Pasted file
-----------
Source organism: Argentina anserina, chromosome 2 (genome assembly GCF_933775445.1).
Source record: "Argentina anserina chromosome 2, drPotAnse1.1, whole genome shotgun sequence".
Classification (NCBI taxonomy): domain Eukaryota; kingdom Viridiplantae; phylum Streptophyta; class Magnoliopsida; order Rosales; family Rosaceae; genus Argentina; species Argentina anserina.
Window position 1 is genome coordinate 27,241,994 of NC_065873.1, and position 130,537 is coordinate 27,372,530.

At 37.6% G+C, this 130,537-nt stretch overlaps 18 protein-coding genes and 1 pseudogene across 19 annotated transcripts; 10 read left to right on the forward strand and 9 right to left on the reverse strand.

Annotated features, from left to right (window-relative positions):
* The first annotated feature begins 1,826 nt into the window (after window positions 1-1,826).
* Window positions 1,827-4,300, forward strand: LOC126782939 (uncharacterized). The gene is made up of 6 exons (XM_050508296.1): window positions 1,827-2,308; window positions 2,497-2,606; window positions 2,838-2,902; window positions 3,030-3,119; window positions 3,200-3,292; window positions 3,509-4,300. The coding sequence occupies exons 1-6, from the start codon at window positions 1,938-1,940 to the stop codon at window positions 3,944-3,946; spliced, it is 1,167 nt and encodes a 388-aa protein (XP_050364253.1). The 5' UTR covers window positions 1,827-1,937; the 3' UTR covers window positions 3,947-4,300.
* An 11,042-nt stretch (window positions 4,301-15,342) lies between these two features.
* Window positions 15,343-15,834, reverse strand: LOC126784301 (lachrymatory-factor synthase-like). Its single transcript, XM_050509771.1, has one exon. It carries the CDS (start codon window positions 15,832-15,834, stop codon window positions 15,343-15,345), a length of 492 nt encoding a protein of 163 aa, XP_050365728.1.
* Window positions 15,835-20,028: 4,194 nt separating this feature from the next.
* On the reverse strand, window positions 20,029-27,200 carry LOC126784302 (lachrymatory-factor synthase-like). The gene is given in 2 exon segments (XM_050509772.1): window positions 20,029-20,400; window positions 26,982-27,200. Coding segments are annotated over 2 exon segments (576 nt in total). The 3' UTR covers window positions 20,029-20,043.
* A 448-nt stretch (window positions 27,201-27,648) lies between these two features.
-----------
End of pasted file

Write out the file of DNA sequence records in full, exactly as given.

Source organism: Argentina anserina, chromosome 2 (genome assembly GCF_933775445.1).
Source record: "Argentina anserina chromosome 2, drPotAnse1.1, whole genome shotgun sequence".
Classification (NCBI taxonomy): domain Eukaryota; kingdom Viridiplantae; phylum Streptophyta; class Magnoliopsida; order Rosales; family Rosaceae; genus Argentina; species Argentina anserina.
Window position 1 is genome coordinate 27,241,994 of NC_065873.1, and position 130,537 is coordinate 27,372,530.

At 37.6% G+C, this 130,537-nt stretch overlaps 18 protein-coding genes and 1 pseudogene across 19 annotated transcripts; 10 read left to right on the forward strand and 9 right to left on the reverse strand.

Annotated features, from left to right (window-relative positions):
* The first annotated feature begins 1,826 nt into the window (after window positions 1-1,826).
* Window positions 1,827-4,300, forward strand: LOC126782939 (uncharacterized). The gene is made up of 6 exons (XM_050508296.1): window positions 1,827-2,308; window positions 2,497-2,606; window positions 2,838-2,902; window positions 3,030-3,119; window positions 3,200-3,292; window positions 3,509-4,300. The coding sequence occupies exons 1-6, from the start codon at window positions 1,938-1,940 to the stop codon at window positions 3,944-3,946; spliced, it is 1,167 nt and encodes a 388-aa protein (XP_050364253.1). The 5' UTR covers window positions 1,827-1,937; the 3' UTR covers window positions 3,947-4,300.
* An 11,042-nt stretch (window positions 4,301-15,342) lies between these two features.
* Window positions 15,343-15,834, reverse strand: LOC126784301 (lachrymatory-factor synthase-like). Its single transcript, XM_050509771.1, has one exon. It carries the CDS (start codon window positions 15,832-15,834, stop codon window positions 15,343-15,345), a length of 492 nt encoding a protein of 163 aa, XP_050365728.1.
* Window positions 15,835-20,028: 4,194 nt separating this feature from the next.
* On the reverse strand, window positions 20,029-27,200 carry LOC126784302 (lachrymatory-factor synthase-like). The gene is given in 2 exon segments (XM_050509772.1): window positions 20,029-20,400; window positions 26,982-27,200. Coding segments are annotated over 2 exon segments (576 nt in total). The 3' UTR covers window positions 20,029-20,043.
* A 448-nt stretch (window positions 27,201-27,648) lies between these two features.